Book Image

SwiftUI Cookbook

By : Giordano Scalzo, Edgar Nzokwe
Book Image

SwiftUI Cookbook

By: Giordano Scalzo, Edgar Nzokwe

Overview of this book

SwiftUI is an innovative and simple way to build beautiful user interfaces (UIs) for all Apple platforms, right from iOS and macOS through to watchOS and tvOS, using the Swift programming language. In this recipe-based book, you’ll work with SwiftUI and explore a range of essential techniques and concepts that will help you through the development process. The recipes cover the foundations of SwiftUI as well as the new SwiftUI 2.0 features introduced in iOS 14. Other recipes will help you to make some of the new SwiftUI 2.0 components backward-compatible with iOS 13, such as the Map View or the Sign in with Apple View. The cookbook begins by explaining how to use basic SwiftUI components. Then, you’ll learn the core concepts of UI development such as Views, Controls, Lists, and ScrollViews using practical implementation in Swift. By learning drawings, built-in shapes, and adding animations and transitions, you’ll discover how to add useful features to the SwiftUI. When you’re ready, you’ll understand how to integrate SwiftUI with exciting new components in the Apple development ecosystem, such as Combine for managing events and Core Data for managing app data. Finally, you’ll write iOS, macOS, and watchOS apps while sharing the same SwiftUI codebase. By the end of this SwiftUI book, you'll have discovered a range of simple, direct solutions to common problems found in building SwiftUI apps.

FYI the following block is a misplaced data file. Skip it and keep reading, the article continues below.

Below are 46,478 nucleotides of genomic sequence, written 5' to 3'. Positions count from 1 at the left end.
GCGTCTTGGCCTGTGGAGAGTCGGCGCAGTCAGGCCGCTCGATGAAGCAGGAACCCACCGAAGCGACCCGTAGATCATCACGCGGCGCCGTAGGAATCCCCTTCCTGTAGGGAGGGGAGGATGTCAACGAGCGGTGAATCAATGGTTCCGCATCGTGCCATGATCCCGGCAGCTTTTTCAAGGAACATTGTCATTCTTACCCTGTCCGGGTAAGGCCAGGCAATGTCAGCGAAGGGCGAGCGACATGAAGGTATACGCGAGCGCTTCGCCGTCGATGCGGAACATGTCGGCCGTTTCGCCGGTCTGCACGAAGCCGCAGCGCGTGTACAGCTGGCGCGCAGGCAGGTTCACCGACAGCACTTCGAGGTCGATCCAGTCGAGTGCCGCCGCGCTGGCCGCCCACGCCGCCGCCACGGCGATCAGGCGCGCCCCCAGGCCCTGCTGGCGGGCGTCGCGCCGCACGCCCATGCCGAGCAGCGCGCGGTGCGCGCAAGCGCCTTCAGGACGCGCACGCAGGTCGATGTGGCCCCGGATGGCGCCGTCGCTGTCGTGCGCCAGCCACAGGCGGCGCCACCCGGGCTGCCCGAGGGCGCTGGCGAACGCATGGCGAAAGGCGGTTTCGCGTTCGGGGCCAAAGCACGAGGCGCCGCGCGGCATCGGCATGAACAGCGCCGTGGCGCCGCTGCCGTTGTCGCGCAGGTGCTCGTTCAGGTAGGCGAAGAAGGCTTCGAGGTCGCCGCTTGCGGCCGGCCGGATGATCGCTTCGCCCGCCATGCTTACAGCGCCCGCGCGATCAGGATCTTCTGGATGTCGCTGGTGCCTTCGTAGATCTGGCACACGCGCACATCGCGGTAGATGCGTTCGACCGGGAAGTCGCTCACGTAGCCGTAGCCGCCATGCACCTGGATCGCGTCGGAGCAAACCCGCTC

Table of Contents (15 chapters)

Implementing a CoreLocation wrapper as @ObservedObject

We mentioned in the introduction to the chapter that @State is used when the state variable has value-type semantics. This is because any mutation of the property creates a new copy of the variable, which triggers a rendering of the view's body, but what about a property with reference semantics?

In this case, any mutation of the variable is applied to the variable itself and SwiftUI cannot detect the variation by itself.

In this case, we must use a different property wrapper, @ObservedObject, and the observed object must conform to ObservableObject. Furthermore, the properties of this object that will be observed in the view must be decorated with @Published. In this way, when the properties mutate, the view is notified, and the body is rendered again.

This will also help in case we want to bridge iOS foundation objects to the new SwiftUI model, such as CoreLocation functionalities. CoreLocation is the iOS framework...